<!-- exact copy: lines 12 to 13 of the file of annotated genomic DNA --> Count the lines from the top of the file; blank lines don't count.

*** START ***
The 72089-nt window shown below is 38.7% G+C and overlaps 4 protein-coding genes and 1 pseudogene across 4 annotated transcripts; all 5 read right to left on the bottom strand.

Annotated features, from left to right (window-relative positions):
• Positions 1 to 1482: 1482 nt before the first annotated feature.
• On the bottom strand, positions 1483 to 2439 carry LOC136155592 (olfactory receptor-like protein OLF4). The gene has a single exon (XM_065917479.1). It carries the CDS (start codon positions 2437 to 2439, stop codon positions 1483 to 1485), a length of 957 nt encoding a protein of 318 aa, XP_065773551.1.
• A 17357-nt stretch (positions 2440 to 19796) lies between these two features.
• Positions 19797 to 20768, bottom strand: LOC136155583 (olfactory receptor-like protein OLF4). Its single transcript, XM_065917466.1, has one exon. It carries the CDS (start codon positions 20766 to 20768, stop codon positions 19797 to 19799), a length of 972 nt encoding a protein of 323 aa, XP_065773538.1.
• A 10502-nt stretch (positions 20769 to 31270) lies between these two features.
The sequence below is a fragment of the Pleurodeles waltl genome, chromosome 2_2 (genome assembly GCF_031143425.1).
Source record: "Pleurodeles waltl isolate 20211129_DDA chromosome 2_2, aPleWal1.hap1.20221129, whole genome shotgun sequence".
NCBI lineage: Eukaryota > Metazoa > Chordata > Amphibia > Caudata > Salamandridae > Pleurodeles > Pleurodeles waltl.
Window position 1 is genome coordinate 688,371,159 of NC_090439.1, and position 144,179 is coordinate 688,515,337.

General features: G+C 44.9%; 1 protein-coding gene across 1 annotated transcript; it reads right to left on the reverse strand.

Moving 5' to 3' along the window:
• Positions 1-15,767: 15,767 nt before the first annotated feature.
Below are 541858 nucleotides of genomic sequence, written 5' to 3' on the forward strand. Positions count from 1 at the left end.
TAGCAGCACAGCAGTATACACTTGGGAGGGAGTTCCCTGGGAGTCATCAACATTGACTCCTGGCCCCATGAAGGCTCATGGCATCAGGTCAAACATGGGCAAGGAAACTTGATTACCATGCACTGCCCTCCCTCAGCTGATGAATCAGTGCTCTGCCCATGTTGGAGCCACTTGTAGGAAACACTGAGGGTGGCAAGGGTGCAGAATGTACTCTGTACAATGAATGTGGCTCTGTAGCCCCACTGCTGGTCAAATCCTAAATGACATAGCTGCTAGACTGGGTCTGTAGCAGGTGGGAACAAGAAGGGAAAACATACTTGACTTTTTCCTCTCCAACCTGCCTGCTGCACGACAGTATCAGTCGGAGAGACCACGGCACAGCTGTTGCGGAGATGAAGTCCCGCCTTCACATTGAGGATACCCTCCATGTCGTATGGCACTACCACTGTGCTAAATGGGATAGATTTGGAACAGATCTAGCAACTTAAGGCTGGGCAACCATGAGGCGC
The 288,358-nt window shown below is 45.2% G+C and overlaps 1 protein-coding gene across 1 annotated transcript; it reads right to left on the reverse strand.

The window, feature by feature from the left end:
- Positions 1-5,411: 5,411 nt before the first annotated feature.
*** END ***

General features: G+C 44.9%; 1 protein-coding gene across 1 annotated transcript; it reads right to left on the reverse strand.

Moving 5' to 3' along the window: